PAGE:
Regardless, nobody is holding a gun to your head and forcing you to season your corset using the 2-2-2 method. I mentioned in one episode of my corset seasoning mini-series that different methods and durations of breaking in your corset exists, and there is no “One” perfect way, no one hard and fast set of rules to break in your corset.
Romantasy has one way of doing it, Orchard Corset has a different method, Contour Corsets has yet a different method, and I’m certain that there are other brands who have their own way. Some methods are faster, some are slower, some methods are more structured, some are very free. The common goal is to have a corset that wraps around your body like a glove, and feels comfortable enough to wear for long durations without injury to yourself. But it’s also imperative that you start with a corset with a reduction suited to your experience level and body type, and with dimensions predicted to fit you well.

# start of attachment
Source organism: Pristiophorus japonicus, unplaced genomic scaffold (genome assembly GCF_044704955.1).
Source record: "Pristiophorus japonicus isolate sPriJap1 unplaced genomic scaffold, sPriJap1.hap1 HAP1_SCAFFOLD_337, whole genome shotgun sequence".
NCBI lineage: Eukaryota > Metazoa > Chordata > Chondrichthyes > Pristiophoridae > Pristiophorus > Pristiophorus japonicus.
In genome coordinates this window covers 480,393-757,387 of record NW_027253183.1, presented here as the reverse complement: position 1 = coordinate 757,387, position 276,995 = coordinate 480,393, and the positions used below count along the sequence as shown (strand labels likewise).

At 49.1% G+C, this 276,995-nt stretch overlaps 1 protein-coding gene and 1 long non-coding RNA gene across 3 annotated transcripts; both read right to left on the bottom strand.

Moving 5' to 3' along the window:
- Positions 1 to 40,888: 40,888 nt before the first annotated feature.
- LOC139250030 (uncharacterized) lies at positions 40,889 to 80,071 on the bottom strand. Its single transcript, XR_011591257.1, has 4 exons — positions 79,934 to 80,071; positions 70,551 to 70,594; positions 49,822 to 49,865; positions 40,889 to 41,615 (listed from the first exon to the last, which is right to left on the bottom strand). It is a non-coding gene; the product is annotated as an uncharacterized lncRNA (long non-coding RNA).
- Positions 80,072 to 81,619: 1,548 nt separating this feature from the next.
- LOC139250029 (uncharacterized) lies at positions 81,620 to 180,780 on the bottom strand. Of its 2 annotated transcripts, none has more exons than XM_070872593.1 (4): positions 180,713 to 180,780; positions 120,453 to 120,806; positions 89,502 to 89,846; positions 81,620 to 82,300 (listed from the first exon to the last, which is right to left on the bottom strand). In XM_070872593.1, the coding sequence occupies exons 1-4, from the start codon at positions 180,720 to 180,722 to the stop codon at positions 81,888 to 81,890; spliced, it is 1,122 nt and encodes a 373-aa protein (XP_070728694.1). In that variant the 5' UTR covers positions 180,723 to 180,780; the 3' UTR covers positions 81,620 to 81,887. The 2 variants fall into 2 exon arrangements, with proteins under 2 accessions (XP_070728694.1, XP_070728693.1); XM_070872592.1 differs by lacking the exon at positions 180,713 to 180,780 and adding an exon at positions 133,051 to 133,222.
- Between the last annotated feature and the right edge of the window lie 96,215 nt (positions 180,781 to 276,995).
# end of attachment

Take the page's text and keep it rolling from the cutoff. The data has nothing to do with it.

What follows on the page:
Different people have different bodies, and can cinch to varying reductions.
Someone who is larger, more squishy or more experienced might be able to cinch down more than 2 inches on the first wear (indeed, one of my clients whose natural waistline approaches 50 inches is able to close a corset 12 inches smaller within a few wears! Same with someone who has had surgeries to remove their colon earlier in life, but this is an extreme situation obviously not applicable to 99% of the population).